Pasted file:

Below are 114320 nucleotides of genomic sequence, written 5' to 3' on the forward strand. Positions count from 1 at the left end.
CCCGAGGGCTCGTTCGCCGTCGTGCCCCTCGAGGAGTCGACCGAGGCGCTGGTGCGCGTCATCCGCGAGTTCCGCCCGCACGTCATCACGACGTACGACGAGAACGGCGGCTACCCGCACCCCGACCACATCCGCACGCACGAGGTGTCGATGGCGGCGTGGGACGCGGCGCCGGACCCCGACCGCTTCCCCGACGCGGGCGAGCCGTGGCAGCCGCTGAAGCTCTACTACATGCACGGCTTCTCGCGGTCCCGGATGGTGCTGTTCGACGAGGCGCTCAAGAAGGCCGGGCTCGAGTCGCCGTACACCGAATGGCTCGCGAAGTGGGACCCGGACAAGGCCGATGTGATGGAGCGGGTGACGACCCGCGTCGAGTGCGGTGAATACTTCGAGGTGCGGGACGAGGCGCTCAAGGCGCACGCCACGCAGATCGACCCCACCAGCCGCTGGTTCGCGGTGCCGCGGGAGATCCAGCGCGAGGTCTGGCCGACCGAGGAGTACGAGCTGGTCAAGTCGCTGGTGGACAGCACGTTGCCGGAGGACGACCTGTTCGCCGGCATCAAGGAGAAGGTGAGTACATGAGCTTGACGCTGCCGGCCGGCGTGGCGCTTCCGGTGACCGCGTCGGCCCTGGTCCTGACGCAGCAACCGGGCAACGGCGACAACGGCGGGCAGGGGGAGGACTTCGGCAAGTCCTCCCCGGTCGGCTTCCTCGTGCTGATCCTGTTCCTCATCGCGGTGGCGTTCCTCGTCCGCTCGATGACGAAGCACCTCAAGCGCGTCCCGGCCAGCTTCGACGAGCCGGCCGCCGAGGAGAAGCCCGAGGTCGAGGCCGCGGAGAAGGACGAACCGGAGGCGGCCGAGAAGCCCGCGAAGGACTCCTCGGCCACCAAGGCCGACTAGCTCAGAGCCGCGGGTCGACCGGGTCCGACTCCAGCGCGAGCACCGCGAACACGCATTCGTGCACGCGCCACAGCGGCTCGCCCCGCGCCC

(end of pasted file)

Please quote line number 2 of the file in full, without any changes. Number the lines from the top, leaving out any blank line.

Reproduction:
CCCGAGGGCTCGTTCGCCGTCGTGCCCCTCGAGGAGTCGACCGAGGCGCTGGTGCGCGTCATCCGCGAGTTCCGCCCGCACGTCATCACGACGTACGACGAGAACGGCGGCTACCCGCACCCCGACCACATCCGCACGCACGAGGTGTCGATGGCGGCGTGGGACGCGGCGCCGGACCCCGACCGCTTCCCCGACGCGGGCGAGCCGTGGCAGCCGCTGAAGCTCTACTACATGCACGGCTTCTCGCGGTCCCGGATGGTGCTGTTCGACGAGGCGCTCAAGAAGGCCGGGCTCGAGTCGCCGTACACCGAATGGCTCGCGAAGTGGGACCCGGACAAGGCCGATGTGATGGAGCGGGTGACGACCCGCGTCGAGTGCGGTGAATACTTCGAGGTGCGGGACGAGGCGCTCAAGGCGCACGCCACGCAGATCGACCCCACCAGCCGCTGGTTCGCGGTGCCGCGGGAGATCCAGCGCGAGGTCTGGCCGACCGAGGAGTACGAGCTGGTCAAGTCGCTGGTGGACAGCACGTTGCCGGAGGACGACCTGTTCGCCGGCATCAAGGAGAAGGTGAGTACATGAGCTTGACGCTGCCGGCCGGCGTGGCGCTTCCGGTGACCGCGTCGGCCCTGGTCCTGACGCAGCAACCGGGCAACGGCGACAACGGCGGGCAGGGGGAGGACTTCGGCAAGTCCTCCCCGGTCGGCTTCCTCGTGCTGATCCTGTTCCTCATCGCGGTGGCGTTCCTCGTCCGCTCGATGACGAAGCACCTCAAGCGCGTCCCGGCCAGCTTCGACGAGCCGGCCGCCGAGGAGAAGCCCGAGGTCGAGGCCGCGGAGAAGGACGAACCGGAGGCGGCCGAGAAGCCCGCGAAGGACTCCTCGGCCACCAAGGCCGACTAGCTCAGAGCCGCGGGTCGACCGGGTCCGACTCCAGCGCGAGCACCGCGAACACGCATTCGTGCACGCGCCACAGCGGCTCGCCCCGCGCCC